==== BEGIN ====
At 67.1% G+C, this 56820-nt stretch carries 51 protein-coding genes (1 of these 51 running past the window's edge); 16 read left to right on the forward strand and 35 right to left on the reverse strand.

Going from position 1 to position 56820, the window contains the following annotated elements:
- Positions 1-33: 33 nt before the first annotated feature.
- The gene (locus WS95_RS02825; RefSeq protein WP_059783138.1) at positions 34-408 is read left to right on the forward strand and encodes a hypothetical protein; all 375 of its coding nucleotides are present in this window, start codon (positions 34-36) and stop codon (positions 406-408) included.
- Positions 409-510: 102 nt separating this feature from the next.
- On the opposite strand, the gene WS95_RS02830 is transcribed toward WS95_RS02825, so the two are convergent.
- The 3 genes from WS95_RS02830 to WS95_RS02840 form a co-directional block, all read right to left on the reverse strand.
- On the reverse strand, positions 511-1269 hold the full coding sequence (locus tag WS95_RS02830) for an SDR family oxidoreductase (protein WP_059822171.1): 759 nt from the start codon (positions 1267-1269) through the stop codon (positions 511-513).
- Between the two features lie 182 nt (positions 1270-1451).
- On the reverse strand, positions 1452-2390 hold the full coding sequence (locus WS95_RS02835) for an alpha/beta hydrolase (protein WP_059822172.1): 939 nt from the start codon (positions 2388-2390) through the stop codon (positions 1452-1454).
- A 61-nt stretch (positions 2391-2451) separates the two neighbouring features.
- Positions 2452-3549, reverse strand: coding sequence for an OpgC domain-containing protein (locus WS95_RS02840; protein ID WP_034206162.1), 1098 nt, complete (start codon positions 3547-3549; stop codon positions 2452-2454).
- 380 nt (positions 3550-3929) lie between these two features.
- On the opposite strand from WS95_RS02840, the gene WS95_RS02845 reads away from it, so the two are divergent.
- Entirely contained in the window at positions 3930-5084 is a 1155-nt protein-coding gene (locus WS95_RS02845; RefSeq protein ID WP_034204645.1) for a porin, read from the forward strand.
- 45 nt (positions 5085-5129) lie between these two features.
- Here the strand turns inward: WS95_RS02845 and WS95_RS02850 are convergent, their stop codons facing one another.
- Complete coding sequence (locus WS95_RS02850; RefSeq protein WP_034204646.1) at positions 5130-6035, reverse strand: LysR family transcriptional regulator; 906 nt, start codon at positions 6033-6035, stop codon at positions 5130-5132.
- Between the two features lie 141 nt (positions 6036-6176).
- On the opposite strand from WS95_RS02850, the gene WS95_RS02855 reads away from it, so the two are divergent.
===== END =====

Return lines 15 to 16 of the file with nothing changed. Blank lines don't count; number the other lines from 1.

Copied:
- Entirely contained in the window at positions 3930-5084 is a 1155-nt protein-coding gene (locus WS95_RS02845; RefSeq protein ID WP_034204645.1) for a porin, read from the forward strand.
- 45 nt (positions 5085-5129) lie between these two features.